We stand in solidarity with the uprising unfolding across the country following the murders of George Floyd, Breonna Taylor, Tony McDade, Nina Pop, Jamel Floyd, and those affected by generations of structural violence against Black communities.

We're putting together a list of resources for self-education, mutual aid, and ongoing action in the struggle for racial justice.

The Brooklyn Rail

FEB 2012

All Issues
FEB 2012 Issue
ArtSeen

BOSCO SODI Ubi Sunt

Installation view of Bosco Sodi: Ubi sunt © Bosco Sodi. Photo by: G. R. Christmas / Courtesy The Pace Gallery.

On View
Pace Gallery
December 9, 2011 – February 4, 2012
New York

Mexican-born, New York-based Bosco Sodi’s exhibition of recent canvases falls in between the categories of sculpture and painting. Each of the 12 paintings on view has a thick surface whose crust has, in many areas, broken away from other parts of the painting. The surface reminds the viewer of a three-dimensional topographic map; Sodi’s use of pigment, sawdust, wood pulp, natural fibers, water, and glue combine to build an exterior that extends to a significant extent from the canvas. Looking for all the world like dried earth, the paintings are physical objects as well as cracked facades. Most of the paintings are large-scale and monochromatic; a couple of the works are tondos, and there is one painting that consists of vertically stacked horizontal bars, which seems to acknowledge the influence of minimalist Donald Judd. Many are colored a saturated pink, but there is one indigo tondo and one ink-black work. The colors come from all over the world—the indigo is from Mexico or India, while the black comes from carbon or soot. Entitled Ubi sunt, or “Where are…” this strong show speaks not only to art but also to the limits of mortality.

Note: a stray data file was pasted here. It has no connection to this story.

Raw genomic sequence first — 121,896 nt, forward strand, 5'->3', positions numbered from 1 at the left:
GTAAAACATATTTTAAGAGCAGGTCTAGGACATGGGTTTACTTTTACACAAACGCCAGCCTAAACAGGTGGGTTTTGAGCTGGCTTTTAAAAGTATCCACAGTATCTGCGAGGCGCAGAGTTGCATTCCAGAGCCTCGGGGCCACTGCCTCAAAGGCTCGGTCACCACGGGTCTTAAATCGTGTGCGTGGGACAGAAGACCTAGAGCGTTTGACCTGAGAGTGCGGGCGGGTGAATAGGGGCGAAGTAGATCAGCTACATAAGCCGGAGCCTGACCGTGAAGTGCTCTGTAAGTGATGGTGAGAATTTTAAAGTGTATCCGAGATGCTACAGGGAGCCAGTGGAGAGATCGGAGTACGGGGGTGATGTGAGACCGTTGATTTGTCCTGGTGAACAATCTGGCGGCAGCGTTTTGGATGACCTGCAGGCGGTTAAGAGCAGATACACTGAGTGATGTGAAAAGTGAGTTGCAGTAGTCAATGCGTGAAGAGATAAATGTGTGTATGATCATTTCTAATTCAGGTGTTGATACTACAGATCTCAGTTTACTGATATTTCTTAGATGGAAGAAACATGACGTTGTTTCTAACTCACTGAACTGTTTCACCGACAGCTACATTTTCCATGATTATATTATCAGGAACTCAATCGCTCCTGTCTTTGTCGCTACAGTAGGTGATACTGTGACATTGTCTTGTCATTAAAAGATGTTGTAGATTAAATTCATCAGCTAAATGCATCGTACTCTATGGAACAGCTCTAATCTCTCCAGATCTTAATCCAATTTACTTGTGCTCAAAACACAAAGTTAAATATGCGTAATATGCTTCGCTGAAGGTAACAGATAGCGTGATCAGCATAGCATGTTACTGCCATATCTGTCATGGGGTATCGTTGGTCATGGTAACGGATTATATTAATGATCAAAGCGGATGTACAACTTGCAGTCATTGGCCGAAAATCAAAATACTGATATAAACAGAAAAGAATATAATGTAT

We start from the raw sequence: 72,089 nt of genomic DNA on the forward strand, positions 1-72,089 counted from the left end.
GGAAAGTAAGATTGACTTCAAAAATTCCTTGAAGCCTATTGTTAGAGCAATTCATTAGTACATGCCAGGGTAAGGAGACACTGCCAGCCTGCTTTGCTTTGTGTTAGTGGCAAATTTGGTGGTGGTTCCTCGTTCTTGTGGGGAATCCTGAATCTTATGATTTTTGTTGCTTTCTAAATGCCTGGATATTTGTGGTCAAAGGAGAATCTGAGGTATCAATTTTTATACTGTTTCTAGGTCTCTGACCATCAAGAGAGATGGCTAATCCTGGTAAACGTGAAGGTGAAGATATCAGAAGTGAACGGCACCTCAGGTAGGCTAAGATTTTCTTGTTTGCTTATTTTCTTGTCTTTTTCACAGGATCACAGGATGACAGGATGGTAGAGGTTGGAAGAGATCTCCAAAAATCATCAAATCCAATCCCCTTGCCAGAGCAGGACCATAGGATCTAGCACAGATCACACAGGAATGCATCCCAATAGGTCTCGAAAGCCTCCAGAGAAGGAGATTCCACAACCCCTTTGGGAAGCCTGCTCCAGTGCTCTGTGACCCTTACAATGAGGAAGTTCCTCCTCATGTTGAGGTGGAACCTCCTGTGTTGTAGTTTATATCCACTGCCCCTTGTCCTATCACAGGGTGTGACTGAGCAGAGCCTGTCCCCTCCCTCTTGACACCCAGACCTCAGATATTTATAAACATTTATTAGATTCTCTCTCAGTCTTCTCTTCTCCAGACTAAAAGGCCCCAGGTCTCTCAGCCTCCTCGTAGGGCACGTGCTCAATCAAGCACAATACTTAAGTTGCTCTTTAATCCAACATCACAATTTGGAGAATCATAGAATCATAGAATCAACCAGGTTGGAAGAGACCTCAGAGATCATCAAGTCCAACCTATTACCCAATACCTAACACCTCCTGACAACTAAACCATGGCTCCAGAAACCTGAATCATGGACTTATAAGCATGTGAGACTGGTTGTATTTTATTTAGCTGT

Contributor

Jonathan Goodman

Jonathan Goodman is a teacher and author specializing in Asian art, about which he has been writing for more than twenty years.

close

The Brooklyn Rail

FEB 2012

All Issues